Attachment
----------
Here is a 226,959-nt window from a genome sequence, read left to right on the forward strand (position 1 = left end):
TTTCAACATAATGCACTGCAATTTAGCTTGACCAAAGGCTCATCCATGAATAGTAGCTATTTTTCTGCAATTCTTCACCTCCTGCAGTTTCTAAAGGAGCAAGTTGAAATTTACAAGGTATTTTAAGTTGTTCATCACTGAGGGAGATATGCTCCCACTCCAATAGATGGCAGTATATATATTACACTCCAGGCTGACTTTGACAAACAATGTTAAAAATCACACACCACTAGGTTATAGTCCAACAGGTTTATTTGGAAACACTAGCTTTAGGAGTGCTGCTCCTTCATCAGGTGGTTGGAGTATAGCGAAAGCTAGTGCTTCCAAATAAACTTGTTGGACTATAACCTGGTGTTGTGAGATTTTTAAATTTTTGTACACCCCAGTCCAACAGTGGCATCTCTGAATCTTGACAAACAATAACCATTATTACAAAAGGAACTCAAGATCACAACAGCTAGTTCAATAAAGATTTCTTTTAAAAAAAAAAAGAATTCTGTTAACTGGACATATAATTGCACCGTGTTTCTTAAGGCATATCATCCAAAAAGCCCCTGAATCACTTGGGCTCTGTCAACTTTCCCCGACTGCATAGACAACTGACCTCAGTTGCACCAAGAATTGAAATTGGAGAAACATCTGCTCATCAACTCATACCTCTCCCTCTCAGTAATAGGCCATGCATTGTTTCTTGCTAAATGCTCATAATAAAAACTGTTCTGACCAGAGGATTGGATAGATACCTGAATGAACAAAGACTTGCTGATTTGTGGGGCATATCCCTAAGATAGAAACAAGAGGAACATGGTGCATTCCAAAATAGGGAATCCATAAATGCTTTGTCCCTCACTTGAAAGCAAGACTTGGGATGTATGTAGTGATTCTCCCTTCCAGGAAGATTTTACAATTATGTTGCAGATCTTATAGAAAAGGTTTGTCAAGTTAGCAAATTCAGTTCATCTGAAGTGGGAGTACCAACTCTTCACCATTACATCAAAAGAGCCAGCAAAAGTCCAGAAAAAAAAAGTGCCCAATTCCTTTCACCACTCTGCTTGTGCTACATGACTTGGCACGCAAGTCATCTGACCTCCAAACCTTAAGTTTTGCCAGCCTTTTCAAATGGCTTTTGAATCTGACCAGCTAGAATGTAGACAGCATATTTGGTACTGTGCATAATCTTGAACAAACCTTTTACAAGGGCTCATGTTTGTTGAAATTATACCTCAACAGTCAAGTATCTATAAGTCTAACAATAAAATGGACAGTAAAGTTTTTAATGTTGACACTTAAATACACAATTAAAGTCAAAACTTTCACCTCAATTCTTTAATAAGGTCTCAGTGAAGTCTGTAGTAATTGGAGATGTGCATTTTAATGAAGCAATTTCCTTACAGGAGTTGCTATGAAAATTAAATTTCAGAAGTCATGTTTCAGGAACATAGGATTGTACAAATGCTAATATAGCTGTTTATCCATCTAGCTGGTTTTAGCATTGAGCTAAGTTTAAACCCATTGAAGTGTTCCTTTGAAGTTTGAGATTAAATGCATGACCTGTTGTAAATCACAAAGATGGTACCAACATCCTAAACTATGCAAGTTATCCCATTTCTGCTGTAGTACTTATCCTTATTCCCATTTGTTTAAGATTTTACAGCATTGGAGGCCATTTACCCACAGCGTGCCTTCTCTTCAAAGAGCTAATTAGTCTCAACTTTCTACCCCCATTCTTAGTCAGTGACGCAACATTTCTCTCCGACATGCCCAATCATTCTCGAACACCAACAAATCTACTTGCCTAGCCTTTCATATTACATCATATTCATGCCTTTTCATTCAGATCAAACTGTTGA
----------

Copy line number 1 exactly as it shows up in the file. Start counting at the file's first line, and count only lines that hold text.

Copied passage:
Here is a 226,959-nt window from a genome sequence, read left to right on the forward strand (position 1 = left end):